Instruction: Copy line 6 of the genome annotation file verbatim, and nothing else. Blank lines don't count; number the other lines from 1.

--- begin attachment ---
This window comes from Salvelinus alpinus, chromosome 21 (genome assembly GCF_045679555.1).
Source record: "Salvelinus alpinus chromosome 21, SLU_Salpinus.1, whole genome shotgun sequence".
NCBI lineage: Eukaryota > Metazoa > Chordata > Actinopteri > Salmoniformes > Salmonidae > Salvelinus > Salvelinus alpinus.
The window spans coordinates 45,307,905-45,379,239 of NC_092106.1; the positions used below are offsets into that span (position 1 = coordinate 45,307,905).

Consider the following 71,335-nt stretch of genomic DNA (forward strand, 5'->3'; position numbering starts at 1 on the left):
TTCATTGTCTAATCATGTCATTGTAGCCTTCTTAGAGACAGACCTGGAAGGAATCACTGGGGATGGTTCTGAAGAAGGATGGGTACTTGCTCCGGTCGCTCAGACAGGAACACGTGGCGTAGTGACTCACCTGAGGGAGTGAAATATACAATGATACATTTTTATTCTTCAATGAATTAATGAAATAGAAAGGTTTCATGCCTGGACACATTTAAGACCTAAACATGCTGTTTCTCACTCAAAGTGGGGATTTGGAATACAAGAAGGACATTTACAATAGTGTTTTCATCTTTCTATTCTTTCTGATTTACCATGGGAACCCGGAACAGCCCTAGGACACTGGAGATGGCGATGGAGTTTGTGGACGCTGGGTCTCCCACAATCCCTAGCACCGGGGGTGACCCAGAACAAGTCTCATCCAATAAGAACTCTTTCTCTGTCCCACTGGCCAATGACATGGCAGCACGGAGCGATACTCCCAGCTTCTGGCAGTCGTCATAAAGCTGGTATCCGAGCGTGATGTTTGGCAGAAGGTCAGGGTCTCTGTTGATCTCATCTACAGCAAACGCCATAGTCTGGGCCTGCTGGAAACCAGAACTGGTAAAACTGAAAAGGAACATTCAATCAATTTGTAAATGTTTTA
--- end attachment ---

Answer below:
TTCATTGTCTAATCATGTCATTGTAGCCTTCTTAGAGACAGACCTGGAAGGAATCACTGGGGATGGTTCTGAAGAAGGATGGGTACTTGCTCCGGTCGCTCAGACAGGAACACGTGGCGTAGTGACTCACCTGAGGGAGTGAAATATACAATGATACATTTTTATTCTTCAATGAATTAATGAAATAGAAAGGTTTCATGCCTGGACACATTTAAGACCTAAACATGCTGTTTCTCACTCAAAGTGGGGATTTGGAATACAAGAAGGACATTTACAATAGTGTTTTCATCTTTCTATTCTTTCTGATTTACCATGGGAACCCGGAACAGCCCTAGGACACTGGAGATGGCGATGGAGTTTGTGGACGCTGGGTCTCCCACAATCCCTAGCACCGGGGGTGACCCAGAACAAGTCTCATCCAATAAGAACTCTTTCTCTGTCCCACTGGCCAATGACATGGCAGCACGGAGCGATACTCCCAGCTTCTGGCAGTCGTCATAAAGCTGGTATCCGAGCGTGATGTTTGGCAGAAGGTCAGGGTCTCTGTTGATCTCATCTACAGCAAACGCCATAGTCTGGGCCTGCTGGAAACCAGAACTGGTAAAACTGAAAAGGAACATTCAATCAATTTGTAAATGTTTTA